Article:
While staying on St. Thomas, a face mask was the no. 1 travel essential.
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A beach in the USVI
Credit: Courtesy of Jamie Aranoff

Although COVID-19 protocols are easing in the United States and around the world, I learned firsthand that St. Thomas, in the U.S. Virgin Islands, hasn't let up on its rules and restrictions just yet.

Looking for a warm-weather vacation during what still seems like a never-ending New York winter, there was nowhere that called to me more than the Caribbean. With many flight options and the comfort of staying put on U.S. soil, all signs pointed to St. Thomas.

Although its COVID-19 cases are on the decline, St. Thomas — along with St. John, St. Croix, and Water Island — requires passengers to digitally upload proof of a negative PCR test to the islands' USVI Travel Portal. Tests must be taken within 3 days of arrival.

Once a PDF of a negative test and a flight or boat itinerary is uploaded to the portal, travelers will be sent a QR code via email. (Vaccinated passengers may also include a photo of their vaccine card but the USVI does not require visitors to be vaccinated.)

a SIGN READING "A mask is still required throughout the Virgin Islands"
Credit: Courtesy of Jamie Aranoff

Arriving in just under four hours from New York's JFK, officials took our temperature and scanned our QR codes as soon as we stepped off the plane.

Thankfully, when entering baggage claim, the island vibe I was craving set in as I was greeted with live performers, a DJ, and even rum tastings (a frequent occurrence at the airport). Despite the immediate feeling of Caribbean hospitality, I knew right away that St. Thomas was taking COVID-19 seriously with signs everywhere reminding travelers that masks are mandatory — regardless of vaccination status. 

My Airbnb was a four-minute walk to the beautiful Sapphire Beach, which is complete with a restaurant, beach bar, coffee shop, and snorkel stand. All of the local businesses promised the same sentiment: No mask, no service.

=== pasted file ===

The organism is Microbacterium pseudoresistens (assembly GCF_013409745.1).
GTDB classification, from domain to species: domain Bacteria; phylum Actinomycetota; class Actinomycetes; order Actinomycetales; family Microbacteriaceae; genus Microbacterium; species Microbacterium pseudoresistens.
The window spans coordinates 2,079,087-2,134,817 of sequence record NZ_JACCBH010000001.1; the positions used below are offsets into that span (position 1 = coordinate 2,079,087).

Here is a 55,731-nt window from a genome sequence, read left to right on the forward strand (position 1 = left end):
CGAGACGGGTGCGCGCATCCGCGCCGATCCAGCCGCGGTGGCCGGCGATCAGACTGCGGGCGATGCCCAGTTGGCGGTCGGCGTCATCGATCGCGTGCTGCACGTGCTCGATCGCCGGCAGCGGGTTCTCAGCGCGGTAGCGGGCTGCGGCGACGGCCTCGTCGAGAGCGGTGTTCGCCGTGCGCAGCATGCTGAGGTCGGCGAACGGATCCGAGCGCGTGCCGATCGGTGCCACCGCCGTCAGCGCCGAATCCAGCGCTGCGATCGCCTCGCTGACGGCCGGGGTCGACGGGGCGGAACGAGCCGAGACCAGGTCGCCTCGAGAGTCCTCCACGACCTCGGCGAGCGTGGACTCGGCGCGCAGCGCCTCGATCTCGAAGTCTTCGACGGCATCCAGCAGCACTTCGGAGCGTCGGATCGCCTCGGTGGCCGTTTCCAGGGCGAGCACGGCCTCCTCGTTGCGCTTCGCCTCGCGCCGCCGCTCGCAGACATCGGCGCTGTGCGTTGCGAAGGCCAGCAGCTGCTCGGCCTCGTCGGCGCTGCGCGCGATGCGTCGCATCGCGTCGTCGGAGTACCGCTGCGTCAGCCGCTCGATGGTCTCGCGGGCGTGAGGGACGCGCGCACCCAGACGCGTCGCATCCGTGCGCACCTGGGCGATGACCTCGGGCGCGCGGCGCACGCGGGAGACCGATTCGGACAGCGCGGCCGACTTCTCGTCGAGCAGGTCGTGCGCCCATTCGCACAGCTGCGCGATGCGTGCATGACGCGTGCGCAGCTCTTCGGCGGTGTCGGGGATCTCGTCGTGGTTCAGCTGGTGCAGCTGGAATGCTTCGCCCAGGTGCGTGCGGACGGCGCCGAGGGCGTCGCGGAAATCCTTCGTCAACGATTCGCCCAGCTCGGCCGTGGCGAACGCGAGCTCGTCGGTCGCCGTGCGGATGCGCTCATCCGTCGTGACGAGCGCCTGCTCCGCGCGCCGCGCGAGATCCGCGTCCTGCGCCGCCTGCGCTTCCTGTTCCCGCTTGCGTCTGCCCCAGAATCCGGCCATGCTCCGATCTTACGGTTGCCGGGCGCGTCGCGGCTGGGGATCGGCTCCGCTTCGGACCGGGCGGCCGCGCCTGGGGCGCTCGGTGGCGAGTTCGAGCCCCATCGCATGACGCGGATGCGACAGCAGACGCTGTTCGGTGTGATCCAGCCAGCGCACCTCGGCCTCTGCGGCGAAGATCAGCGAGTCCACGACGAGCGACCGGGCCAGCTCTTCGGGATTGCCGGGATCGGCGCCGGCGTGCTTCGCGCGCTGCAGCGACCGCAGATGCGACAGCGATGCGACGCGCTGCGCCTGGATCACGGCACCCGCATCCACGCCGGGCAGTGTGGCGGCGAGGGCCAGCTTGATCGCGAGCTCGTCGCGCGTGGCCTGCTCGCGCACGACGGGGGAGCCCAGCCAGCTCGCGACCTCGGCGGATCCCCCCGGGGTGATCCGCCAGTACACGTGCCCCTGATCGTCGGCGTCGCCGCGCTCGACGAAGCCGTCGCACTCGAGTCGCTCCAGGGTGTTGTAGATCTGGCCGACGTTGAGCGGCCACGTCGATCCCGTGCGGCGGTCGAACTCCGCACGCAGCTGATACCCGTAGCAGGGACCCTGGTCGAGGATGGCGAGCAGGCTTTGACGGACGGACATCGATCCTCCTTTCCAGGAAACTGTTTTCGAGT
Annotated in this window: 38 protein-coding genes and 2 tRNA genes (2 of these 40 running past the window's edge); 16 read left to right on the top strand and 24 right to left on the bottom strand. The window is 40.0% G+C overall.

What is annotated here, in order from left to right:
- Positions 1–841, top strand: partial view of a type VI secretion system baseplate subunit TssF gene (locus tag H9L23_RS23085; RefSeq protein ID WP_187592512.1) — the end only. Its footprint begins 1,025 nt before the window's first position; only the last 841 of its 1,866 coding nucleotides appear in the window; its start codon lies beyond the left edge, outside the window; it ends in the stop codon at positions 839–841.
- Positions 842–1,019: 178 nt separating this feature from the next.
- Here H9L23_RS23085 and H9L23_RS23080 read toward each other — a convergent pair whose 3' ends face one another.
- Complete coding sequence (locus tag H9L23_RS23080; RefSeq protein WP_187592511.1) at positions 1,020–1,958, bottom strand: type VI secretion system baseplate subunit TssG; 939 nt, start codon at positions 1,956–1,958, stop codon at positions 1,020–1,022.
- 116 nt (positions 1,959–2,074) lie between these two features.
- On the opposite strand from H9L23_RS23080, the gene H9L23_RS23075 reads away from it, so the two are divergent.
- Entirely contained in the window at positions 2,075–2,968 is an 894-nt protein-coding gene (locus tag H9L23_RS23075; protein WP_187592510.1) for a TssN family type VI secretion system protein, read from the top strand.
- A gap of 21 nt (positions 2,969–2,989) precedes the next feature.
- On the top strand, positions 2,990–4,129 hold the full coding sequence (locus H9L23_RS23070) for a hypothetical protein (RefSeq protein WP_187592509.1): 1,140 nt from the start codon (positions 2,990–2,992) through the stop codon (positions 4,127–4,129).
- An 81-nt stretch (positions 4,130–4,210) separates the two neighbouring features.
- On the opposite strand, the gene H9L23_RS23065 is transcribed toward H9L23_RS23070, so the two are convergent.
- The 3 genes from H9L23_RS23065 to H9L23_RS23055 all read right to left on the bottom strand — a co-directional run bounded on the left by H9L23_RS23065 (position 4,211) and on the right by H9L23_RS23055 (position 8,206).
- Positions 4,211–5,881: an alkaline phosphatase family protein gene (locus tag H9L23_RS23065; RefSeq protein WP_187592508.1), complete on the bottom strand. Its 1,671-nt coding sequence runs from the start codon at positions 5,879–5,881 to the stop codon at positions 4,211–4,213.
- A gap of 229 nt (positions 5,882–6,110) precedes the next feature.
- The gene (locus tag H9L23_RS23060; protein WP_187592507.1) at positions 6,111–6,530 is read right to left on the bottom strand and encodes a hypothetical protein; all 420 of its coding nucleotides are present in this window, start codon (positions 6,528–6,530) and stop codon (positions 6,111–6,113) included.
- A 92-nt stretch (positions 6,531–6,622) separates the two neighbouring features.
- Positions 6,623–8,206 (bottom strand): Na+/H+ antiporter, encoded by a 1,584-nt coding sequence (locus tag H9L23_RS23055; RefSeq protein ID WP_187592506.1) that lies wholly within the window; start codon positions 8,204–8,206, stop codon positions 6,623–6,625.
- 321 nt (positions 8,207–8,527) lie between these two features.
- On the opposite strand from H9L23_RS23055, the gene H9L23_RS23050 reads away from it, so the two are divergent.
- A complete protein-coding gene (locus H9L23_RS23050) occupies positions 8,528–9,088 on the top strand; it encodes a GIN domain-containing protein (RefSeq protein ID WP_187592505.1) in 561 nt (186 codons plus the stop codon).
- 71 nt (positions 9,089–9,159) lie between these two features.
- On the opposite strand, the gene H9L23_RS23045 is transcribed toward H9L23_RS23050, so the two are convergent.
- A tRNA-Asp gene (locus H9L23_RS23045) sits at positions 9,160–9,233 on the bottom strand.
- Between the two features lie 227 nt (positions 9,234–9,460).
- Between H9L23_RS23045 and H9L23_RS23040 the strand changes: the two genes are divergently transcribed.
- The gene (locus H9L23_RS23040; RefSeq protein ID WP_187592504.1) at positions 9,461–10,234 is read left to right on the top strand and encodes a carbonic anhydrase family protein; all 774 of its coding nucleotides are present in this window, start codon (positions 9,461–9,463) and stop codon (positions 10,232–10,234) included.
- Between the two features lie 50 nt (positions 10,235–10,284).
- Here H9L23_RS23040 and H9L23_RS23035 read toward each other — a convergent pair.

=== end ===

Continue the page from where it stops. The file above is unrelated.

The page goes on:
According to the USVI Department of Health, patrons must wear a mask inside restaurants, unless they are seated at a table, and employees are always masked up. Additionally, fully outdoor beach bars and exposed "safari taxis" require a mask.

Hand sanitizer and a sign reading "please sanitize hands before entering"
Credit: Courtesy of Jamie Aranoff

To get to the neighboring island of St. John, there are several marinas with ferries that transport passengers and cars back and forth. The nearest marina to where I was staying was a quick taxi ride from Sapphire Beach to the nearby town of Red Hook where there are shops, restaurants, and a ferry terminal to St. John and British Virgin Island Tortola — which requires a separate set of COVID-19 requirements for entry.

So in the spirit of island hopping — armed with my face mask, of course — I decided to board a ferry to St. John for a day trip. Sitting on the outdoor deck of the ferry, an employee made sure passengers were wearing masks, despite there being about a dozen people in a space of 50 seats.

A sign reading "no mask no service"
Credit: Courtesy of Jamie Aranoff

While spending the day on St. John, I stopped into a little hole-in-the-wall bar in Cruz Bay. The bar had just about 3 tables inside, and even though I could probably get up from my seat and walk out without taking more than one step, I had to wear my mask to do so.

While on both islands, mask-wearing seemed to take more importance over proof of vaccination as every indoor establishment had a sign requiring face coverings yet, I was not once asked about my vaccine status.

While travel is still complicated these days, the USVI is keeping its residents and visitors safe with its strict rules. And even though travel may not be 100% back to pre-pandemic times, I am reminded time and time again that life is unpredictable and travel, when done safely, can make us feel rejuvenated, refreshed, and in my case — much warmer.